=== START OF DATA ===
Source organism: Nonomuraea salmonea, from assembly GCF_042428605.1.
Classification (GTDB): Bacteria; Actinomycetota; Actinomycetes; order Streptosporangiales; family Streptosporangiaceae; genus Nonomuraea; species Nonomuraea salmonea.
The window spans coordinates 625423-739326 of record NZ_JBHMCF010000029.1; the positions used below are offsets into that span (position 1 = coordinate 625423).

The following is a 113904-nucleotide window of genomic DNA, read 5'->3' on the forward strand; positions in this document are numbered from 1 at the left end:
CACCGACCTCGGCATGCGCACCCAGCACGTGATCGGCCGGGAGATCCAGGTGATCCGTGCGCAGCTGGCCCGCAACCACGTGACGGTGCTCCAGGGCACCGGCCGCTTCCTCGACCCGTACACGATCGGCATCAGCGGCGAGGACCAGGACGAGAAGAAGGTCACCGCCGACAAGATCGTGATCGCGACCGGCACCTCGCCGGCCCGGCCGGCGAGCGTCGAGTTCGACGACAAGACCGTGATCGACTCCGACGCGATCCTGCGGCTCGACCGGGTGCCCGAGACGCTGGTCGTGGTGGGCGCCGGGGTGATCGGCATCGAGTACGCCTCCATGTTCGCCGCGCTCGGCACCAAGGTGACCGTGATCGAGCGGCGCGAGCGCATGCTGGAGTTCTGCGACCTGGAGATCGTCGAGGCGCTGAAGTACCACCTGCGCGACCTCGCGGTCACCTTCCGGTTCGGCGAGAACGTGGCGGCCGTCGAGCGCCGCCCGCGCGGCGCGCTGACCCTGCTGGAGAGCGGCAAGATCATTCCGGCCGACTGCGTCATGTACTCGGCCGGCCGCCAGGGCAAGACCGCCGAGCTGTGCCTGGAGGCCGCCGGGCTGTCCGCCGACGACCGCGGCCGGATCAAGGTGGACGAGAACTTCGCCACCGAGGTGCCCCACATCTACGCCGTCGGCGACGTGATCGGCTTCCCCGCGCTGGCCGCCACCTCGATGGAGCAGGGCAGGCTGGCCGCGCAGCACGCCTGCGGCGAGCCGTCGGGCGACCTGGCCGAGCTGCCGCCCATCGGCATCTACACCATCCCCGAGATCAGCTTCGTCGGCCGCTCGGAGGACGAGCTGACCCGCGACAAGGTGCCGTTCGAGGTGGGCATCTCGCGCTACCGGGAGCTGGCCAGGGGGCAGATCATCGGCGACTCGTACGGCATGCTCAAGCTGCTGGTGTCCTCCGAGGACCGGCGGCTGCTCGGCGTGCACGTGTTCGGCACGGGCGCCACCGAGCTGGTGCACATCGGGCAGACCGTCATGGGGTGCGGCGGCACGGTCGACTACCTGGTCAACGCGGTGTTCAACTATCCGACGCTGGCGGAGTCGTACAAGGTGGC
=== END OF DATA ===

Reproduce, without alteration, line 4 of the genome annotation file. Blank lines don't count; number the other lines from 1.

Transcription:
The following is a 113904-nucleotide window of genomic DNA, read 5'->3' on the forward strand; positions in this document are numbered from 1 at the left end: